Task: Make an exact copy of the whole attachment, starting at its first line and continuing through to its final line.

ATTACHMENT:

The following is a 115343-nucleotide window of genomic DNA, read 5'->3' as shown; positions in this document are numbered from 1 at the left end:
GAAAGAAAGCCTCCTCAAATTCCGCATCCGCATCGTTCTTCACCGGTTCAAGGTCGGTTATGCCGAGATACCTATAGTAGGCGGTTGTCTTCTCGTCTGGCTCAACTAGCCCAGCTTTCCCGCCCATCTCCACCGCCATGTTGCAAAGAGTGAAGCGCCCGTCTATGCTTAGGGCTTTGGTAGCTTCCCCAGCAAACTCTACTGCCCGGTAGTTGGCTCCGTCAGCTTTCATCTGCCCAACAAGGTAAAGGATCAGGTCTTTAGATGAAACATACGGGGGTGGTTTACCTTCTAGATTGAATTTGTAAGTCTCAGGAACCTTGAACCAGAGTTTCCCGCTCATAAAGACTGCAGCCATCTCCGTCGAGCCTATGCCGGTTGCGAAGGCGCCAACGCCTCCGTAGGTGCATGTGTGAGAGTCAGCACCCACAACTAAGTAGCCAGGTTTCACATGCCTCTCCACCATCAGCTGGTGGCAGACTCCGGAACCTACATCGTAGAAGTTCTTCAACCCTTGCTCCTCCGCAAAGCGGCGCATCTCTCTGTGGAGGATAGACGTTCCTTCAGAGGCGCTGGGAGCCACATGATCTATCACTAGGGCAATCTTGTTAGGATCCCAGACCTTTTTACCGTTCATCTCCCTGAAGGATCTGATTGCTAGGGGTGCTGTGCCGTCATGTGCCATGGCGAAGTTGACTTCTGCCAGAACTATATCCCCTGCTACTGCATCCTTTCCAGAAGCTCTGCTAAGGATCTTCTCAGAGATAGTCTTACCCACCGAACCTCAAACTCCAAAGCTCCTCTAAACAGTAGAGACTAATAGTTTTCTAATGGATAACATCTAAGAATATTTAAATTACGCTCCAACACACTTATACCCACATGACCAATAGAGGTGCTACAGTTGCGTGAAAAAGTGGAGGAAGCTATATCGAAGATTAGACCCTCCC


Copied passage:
The following is a 115343-nucleotide window of genomic DNA, read 5'->3' as shown; positions in this document are numbered from 1 at the left end:
GAAAGAAAGCCTCCTCAAATTCCGCATCCGCATCGTTCTTCACCGGTTCAAGGTCGGTTATGCCGAGATACCTATAGTAGGCGGTTGTCTTCTCGTCTGGCTCAACTAGCCCAGCTTTCCCGCCCATCTCCACCGCCATGTTGCAAAGAGTGAAGCGCCCGTCTATGCTTAGGGCTTTGGTAGCTTCCCCAGCAAACTCTACTGCCCGGTAGTTGGCTCCGTCAGCTTTCATCTGCCCAACAAGGTAAAGGATCAGGTCTTTAGATGAAACATACGGGGGTGGTTTACCTTCTAGATTGAATTTGTAAGTCTCAGGAACCTTGAACCAGAGTTTCCCGCTCATAAAGACTGCAGCCATCTCCGTCGAGCCTATGCCGGTTGCGAAGGCGCCAACGCCTCCGTAGGTGCATGTGTGAGAGTCAGCACCCACAACTAAGTAGCCAGGTTTCACATGCCTCTCCACCATCAGCTGGTGGCAGACTCCGGAACCTACATCGTAGAAGTTCTTCAACCCTTGCTCCTCCGCAAAGCGGCGCATCTCTCTGTGGAGGATAGACGTTCCTTCAGAGGCGCTGGGAGCCACATGATCTATCACTAGGGCAATCTTGTTAGGATCCCAGACCTTTTTACCGTTCATCTCCCTGAAGGATCTGATTGCTAGGGGTGCTGTGCCGTCATGTGCCATGGCGAAGTTGACTTCTGCCAGAACTATATCCCCTGCTACTGCATCCTTTCCAGAAGCTCTGCTAAGGATCTTCTCAGAGATAGTCTTACCCACCGAACCTCAAACTCCAAAGCTCCTCTAAACAGTAGAGACTAATAGTTTTCTAATGGATAACATCTAAGAATATTTAAATTACGCTCCAACACACTTATACCCACATGACCAATAGAGGTGCTACAGTTGCGTGAAAAAGTGGAGGAAGCTATATCGAAGATTAGACCCTCCC